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Showing posts from October, 2010

News Flash: German Electric Vehicle sets every-day driving record of 372 miles

It's been interesting to observe how news of a EV from Germany has slowly spread across the ocean. Recently, according to a Deutsche Welle article, a modified Audi A2 which is all-electric, successfully completed 372 mile journey from Munich to Berlin on a single electric charge.



This is very significant because the range of electric vehicles has always been the Achilles heals of the technology. Electric vehicles in the past have been limited by the low energy densities of the battery making EVs of the past very heavy and limiting their range to about 60 miles. The upcoming Nissan Leaf which will rely on a compact Lithium Ion battery can reach distances of 62-138 miles depending on the driving style. Although a significant improvement good enough to satisfy the needs of 80% of US drivers, the range is still significantly shorter than what a typical car using the combustion engine can do (about 300-400 miles). The Audi A2 is the first vehicle that can produce these ranges under re…

R&D News: Bio-Based Arsenic Sensors

Recently, “Forschung Aktuell”, a science news radio show on Deutschland Radio, highlighted some interesting research by the German scientist Hauke Harms on his approach to affordable solutions to detect arsenic in drinking water which is a common problem in some parts of the world.

I was interested to learn how arsenic is sometimes found in drinking water. According to the show, arsen naturally exists in the environment as arsenopyrite. Natural processes can erode these layers and transport them down the river. There, arsen can react with organic matter that is commonly dumped into the river in heavily populated areas without proper waste water treatment to form arsenic. These arsenite containing waters can sink all the way into the ground water. Arsenite is a big problem because it is a non-biodegradable toxin which can cause cancer and other serious diseases as it accumulates in our bodies.

To address this problem, one needs to have means to measure the presence of arsenite. Using …

Permaculture: nature is still smarter than us

PermacultureIn the year 2010, there are many aspects of humans' daily life that would lead us to believe that we have dominated nature. Unlike the thousands of other species that have gone extinct, we have settled and thrived in almost every environment and every continent on this planet, aside from Antarctica. We have eradicated diseases like smallbox and subdued other diseases which previously decimated our populations on a massive scale (see The Black Death in the 1300s and Columbus' “discovery of the Americas in 1492). We have created chemicals that allow us to blast weeds and insects into submission and thereby cultivate thousands of acres of the same species on farmland; an environment that would be impossible in nature.But nature is still smarter than us. A lot smarter. And we still have much to learn from its processes. Permaculture is the idea of mimicking the ways that ecosystems work in the context of essential human activities: house and settlement design, farming,…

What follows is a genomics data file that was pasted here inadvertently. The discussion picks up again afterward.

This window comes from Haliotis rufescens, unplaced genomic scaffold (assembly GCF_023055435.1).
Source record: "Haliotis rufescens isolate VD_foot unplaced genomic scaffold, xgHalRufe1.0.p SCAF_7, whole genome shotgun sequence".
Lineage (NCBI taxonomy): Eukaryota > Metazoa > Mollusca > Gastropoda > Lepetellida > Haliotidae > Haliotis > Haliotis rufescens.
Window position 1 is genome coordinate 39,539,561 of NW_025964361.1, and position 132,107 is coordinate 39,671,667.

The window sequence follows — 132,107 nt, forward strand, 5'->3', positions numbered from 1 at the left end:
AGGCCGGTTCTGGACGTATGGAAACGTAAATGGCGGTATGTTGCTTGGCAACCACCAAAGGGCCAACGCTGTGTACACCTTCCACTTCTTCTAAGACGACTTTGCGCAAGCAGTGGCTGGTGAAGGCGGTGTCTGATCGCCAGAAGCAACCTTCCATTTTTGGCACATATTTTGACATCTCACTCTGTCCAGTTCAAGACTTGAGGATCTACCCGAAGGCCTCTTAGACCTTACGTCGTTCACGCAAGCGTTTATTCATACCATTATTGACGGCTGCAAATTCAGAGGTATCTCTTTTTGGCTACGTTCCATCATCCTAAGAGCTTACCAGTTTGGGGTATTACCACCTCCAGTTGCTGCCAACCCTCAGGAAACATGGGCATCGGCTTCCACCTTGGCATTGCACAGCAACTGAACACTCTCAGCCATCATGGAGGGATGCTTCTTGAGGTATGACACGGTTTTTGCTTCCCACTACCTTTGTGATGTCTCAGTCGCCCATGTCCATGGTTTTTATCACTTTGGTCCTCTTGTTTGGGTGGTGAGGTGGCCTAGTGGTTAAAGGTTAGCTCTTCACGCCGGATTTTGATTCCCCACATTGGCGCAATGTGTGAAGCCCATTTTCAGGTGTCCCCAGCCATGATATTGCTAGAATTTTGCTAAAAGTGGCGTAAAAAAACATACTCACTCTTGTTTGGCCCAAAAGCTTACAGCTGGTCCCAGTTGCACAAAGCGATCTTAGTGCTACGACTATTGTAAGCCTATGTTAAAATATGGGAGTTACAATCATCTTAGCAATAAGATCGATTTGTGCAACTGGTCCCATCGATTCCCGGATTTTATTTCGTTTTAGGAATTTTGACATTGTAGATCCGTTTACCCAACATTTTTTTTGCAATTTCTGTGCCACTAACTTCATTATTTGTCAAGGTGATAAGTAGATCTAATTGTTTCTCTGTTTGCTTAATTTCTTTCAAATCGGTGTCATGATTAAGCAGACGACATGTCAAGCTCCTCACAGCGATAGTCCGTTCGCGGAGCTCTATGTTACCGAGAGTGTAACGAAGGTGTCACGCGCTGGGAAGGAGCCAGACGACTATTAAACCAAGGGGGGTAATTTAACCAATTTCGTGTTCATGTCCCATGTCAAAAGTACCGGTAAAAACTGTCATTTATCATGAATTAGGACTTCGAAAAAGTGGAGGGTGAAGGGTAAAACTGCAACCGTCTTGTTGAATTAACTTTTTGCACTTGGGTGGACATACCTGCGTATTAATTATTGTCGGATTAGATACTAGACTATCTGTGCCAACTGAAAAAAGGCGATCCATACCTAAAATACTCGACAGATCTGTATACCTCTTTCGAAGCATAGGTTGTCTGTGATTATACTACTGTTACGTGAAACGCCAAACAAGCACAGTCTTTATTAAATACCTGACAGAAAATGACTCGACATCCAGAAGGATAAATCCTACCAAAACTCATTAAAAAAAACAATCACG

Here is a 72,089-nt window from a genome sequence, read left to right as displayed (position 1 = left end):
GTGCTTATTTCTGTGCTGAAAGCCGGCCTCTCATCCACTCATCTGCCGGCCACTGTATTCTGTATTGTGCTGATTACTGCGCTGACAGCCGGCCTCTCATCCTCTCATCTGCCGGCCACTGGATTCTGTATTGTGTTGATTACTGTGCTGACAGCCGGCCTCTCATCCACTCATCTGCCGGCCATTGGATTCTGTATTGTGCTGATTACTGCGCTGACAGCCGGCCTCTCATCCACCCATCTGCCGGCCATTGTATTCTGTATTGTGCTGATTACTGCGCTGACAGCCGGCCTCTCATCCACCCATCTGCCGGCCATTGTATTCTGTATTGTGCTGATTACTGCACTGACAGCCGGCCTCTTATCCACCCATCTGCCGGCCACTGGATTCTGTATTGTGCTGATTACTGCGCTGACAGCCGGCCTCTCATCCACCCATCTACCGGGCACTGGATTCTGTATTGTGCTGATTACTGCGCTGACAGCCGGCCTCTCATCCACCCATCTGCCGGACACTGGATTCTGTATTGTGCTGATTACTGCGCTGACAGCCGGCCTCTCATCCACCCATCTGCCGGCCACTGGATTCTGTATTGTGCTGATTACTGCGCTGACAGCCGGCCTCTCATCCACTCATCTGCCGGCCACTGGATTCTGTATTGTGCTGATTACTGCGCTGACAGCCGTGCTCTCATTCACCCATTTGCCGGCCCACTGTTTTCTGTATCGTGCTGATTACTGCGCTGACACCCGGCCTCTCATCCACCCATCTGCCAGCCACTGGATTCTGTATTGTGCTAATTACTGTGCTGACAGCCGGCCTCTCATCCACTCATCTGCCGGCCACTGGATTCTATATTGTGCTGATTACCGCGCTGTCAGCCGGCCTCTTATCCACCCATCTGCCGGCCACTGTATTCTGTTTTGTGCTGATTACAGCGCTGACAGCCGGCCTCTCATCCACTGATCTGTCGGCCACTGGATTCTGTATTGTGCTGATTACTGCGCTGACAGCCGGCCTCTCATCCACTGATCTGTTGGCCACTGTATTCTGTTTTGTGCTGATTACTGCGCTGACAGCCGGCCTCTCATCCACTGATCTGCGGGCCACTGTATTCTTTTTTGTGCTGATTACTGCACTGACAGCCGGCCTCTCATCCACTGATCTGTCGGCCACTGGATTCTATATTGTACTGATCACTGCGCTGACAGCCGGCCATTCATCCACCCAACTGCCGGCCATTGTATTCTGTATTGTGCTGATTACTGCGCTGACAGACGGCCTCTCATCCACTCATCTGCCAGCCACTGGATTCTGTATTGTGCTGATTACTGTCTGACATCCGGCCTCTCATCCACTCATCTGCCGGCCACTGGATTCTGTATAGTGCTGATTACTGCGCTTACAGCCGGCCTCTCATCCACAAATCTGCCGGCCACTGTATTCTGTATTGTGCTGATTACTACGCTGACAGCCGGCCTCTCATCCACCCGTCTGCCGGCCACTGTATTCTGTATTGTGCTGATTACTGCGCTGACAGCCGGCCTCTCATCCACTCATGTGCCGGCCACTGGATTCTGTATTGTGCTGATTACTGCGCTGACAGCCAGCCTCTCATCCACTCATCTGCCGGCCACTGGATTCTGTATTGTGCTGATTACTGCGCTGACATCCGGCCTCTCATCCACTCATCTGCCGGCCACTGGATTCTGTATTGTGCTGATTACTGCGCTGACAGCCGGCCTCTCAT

Journal Club: Microbial Biosynthesis of Alkanes

I recently read an article titled  “Microbial Biosynthesis of Alkanes” that appeared Science (Vol. 329, 559, 2010) was published by Andreas Schirmer et. al. By comparing nine cyanobacteria known to produce hydrocarbons (alkanes, and alkenes) to one species known not to produce any hydrocarbons, genes that exist only exist in the 9 other species. The genes that were identified this way became likely candidates for the alkane biosynthesis pathway. Two classes of proteins were identified: short-chain dehydrogenases or reductases, and the ferritin-like or ribonucleotide reductase-like proteins. Previously, it was predicted that alkane biosynthesis happens by decarbonylation of fatty aldehydes. The authors speculated that the dehydrogenase-like gene could encode a protein that initiates the reduction of a fatty acid intermediate while the ribonucleotide reductase-like protein could complete the decarbonylation reaction.  The authors noted that the gene pair classes described above often o…